Margaret A.WinkerMD, Senior EditorIndividualAuthorPhil B.FontanarosaMD, Senior EditorIndividualAuthor
In Reply: Dr Yu points out the influence of alcohol on IGFs as a potential mechanism by which alcohol consumption may increase the risk of breast cancer. This hypothesis was based on evidence regarding the potential effect of IGF on breast cancer risk, the association between IGF and alcohol consumption, and the observation in some,1- 3 but not all,4 epidemiologic studies that breast cancer risk plateaus at high alcohol intakes. For example, in our combined analysis of 6 cohort studies, we found that, compared with nondrinkers, women who consumed 60 g/d of alcohol (relative risk [RR], 1.31; 95% confidence interval [CI], 0.86-1.98) did not show a further increase in risk in comparison with women who consumed between 30 g/d and 60 g/d (RR, 1.41; 95% CI, 1.18-1.69). However, we had limited power to detect associations in the high-intake group; only 30 of the 4335 breast cancer cases identified across the 6 studies reported alcohol intakes of 60 g/d or more. In addition, self-reported alcohol intakes may be less reliable at higher alcohol intakes, which may contribute to the appearance of a plateau at these higher levels. Therefore, we are cautious in interpreting this result, even though other studies have reported similar results.1- 3 As noted by Yu, if breast cancer risk truly plateaus at high intake levels, this finding may be important in elucidating the mechanisms underlying the alcohol and breast cancer association. However, further research in populations with higher alcohol intakes than those included in the Pooling Project is necessary to examine the effects of these high alcohol intakes.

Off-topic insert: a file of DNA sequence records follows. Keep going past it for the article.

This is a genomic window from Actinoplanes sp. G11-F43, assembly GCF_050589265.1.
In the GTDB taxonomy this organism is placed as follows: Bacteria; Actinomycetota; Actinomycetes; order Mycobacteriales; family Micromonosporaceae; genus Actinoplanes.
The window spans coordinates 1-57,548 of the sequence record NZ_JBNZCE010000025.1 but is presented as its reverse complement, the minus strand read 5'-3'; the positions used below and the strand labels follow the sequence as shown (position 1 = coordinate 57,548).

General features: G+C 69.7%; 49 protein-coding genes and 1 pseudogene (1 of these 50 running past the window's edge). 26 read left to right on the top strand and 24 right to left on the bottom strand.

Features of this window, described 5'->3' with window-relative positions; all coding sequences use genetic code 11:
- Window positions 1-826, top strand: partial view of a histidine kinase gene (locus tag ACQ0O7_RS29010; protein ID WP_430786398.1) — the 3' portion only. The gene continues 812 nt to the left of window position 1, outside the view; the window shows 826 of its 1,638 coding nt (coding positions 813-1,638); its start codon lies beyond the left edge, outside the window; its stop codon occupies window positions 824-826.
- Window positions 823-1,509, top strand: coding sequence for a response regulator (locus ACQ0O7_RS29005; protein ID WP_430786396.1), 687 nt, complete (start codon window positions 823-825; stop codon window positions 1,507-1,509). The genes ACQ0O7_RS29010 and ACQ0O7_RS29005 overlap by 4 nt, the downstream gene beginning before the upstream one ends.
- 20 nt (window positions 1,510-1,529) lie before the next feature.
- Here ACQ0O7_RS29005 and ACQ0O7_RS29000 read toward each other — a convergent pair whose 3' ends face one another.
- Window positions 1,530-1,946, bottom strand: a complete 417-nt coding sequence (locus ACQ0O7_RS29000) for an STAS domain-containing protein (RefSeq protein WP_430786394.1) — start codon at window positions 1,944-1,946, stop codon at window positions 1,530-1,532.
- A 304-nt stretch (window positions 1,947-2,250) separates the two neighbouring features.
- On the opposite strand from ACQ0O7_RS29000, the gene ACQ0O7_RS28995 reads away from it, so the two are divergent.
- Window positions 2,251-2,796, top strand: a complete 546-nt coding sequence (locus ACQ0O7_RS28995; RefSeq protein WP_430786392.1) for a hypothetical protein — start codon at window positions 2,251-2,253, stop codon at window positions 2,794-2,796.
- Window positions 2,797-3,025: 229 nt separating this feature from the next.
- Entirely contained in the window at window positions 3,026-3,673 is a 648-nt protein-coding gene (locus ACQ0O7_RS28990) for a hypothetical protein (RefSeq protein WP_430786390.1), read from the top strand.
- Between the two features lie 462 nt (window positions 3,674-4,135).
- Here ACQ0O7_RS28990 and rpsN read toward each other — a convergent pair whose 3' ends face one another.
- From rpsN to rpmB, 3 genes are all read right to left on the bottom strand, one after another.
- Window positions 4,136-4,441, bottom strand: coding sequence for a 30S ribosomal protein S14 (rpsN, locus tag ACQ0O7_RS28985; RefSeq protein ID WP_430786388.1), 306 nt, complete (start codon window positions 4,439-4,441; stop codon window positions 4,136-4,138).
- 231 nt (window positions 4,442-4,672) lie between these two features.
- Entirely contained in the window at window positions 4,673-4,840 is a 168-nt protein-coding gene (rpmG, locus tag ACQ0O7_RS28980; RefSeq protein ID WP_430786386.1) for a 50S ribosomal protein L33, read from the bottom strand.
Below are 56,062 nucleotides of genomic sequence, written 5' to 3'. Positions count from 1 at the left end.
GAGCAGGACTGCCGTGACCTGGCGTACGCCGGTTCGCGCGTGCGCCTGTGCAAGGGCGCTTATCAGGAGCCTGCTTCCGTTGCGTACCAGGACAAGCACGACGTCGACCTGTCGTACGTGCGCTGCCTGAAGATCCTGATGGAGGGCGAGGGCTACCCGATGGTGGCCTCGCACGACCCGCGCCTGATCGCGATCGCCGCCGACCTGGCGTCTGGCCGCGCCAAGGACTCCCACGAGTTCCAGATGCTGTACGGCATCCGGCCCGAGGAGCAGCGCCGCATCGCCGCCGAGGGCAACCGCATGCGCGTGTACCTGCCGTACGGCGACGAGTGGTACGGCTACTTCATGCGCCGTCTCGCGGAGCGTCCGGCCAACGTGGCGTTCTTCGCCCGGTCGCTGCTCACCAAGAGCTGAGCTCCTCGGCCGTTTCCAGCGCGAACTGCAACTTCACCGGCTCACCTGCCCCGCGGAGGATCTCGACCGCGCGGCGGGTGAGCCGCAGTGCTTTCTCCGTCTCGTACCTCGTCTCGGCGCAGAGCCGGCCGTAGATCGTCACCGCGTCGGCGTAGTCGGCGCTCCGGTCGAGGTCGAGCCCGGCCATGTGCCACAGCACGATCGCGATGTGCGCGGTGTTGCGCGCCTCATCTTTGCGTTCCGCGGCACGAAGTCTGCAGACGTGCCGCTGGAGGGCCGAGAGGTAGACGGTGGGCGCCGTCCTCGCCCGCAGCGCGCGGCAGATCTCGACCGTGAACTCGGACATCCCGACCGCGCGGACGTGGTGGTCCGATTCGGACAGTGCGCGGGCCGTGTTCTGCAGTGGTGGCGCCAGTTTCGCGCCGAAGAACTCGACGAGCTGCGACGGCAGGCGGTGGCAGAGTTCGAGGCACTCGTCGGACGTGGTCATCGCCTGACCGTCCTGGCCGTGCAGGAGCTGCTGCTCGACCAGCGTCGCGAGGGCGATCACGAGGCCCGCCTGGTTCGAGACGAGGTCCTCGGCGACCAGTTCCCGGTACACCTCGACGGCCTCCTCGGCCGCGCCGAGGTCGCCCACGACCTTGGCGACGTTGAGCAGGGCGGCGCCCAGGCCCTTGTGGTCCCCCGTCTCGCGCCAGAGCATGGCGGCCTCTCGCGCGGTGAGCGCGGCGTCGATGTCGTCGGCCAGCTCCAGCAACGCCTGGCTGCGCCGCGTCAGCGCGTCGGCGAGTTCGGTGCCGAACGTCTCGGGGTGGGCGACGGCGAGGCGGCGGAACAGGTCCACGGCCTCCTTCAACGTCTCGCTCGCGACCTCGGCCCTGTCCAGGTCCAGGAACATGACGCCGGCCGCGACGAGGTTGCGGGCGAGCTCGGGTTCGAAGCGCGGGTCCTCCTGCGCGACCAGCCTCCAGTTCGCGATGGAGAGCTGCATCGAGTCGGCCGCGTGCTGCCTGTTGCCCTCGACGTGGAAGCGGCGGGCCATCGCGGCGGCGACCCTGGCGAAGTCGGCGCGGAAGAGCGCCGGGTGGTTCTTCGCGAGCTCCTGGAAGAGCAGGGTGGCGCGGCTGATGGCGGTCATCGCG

Smith-Warner SA, Spiegelman D, Willett WC, Hunter DJ. Alcohol Consumption and Breast Cancer Risk—Reply. JAMA. 1998;280(13):1138-1139. doi:10-1001/pubs.JAMA-ISSN-0098-7484-280-13-jbk1007